Manuscripts/Mixed Material Interview with Ambassador Theresa A. Tull
TULL: Unfortunately, not as much. Mother was born in Philadelphia in 1897. My mother was very clearly Irish on her mother's side; her mother was Elizabeth McDonald. Her father, Charles Paull, was of German descent. Mother told me that her grandparents who would be my great grandparents, on both sides of her family were born in the United States which would have them coming to the United States maybe in the 1840s pr 1850s. She told me that her Irish grandmother had been a maid when she came over to the States as a young teenager. We have a family bible from the German side of the family that goes back to about 1865 showing births in the U.S., but earlier than that we don't know. We don't know what part of Germany or Ireland either one of our maternal ancestors came from. We suspect that the Germans may have fled revolutionary turmoil in the 1848 period, and that the Irish potato famine likely contributed to the immigration of the Irish. My mother's father, my grandfather, was a mason and initially a bricklayer. Then he got a better job at the Philadelphia Mint, the U.S. Mint, and they had a reasonable life on that salary. They had 14 children. Mother was the youngest. We have family portraits of everybody and they looked so proper and nice.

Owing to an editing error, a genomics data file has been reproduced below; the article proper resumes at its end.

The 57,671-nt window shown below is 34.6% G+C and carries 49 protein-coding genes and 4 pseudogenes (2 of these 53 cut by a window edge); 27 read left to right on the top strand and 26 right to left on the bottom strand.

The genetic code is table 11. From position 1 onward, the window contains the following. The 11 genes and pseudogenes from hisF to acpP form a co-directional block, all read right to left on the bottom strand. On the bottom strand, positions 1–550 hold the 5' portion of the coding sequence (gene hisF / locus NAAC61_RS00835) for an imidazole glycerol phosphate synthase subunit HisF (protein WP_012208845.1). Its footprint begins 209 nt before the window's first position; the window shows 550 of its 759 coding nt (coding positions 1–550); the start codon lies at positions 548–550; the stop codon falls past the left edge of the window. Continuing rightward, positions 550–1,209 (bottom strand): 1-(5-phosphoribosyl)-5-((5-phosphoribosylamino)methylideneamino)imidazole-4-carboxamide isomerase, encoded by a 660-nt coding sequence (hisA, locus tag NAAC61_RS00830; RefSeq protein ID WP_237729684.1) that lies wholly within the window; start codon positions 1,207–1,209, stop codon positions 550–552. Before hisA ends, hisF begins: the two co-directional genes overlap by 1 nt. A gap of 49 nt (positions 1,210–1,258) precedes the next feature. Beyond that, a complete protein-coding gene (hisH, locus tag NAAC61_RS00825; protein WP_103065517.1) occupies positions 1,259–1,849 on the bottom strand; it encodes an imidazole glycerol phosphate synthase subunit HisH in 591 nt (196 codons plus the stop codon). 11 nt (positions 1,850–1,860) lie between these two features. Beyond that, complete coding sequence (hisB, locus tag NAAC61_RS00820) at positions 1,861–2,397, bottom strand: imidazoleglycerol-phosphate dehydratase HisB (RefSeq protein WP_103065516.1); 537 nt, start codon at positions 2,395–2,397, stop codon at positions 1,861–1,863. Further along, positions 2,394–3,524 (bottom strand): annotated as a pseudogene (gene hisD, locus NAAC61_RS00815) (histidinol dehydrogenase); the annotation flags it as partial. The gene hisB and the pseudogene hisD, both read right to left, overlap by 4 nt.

My grandfather died when my mother was in her first year of high school. Her mother took her out of high school and put her in Peirce Business College for one year. While she was in the business college she got a job offer. She had to go out and work to help her family. There she met my father. Her mother met my father and thought him a very nice man, but she was concerned about the religious differences. Dad was a non-practicing Methodist, and Mom's family were all devout Catholics. Unfortunately, my grandmother died in the flu epidemic of 1918. My mother's parents were both dead before she married so I never knew my grandparents on that side of the family.
Q: Well, then your mother was working when she met your father?
TULL: Yes, she was a secretary. She worked briefly for General Electric Company and she told me a story which showed she had a lot of spunk. She was working for GE and she was considered for a promotion and somehow her boss found out she was Catholic and told her, oh dear, and I so wanted to give you that promotion, but I couldn't in good conscious promote Catholics. She quit on the spot. Quit on the spot.
Q: Anybody reading these histories, now we both grew up in an era where it was ending, but it was still there and that is the real prejudice that was against Catholics and also Catholics against others and everybody was, the Jews were separate. It wasn't pogroms or anything like that, but people were divvied up. I remember as a kid I really was told it's not a good idea to date Catholic girls because you can't marry them because if you do they'll take the kids away from you and it was very much there and then it just disappeared.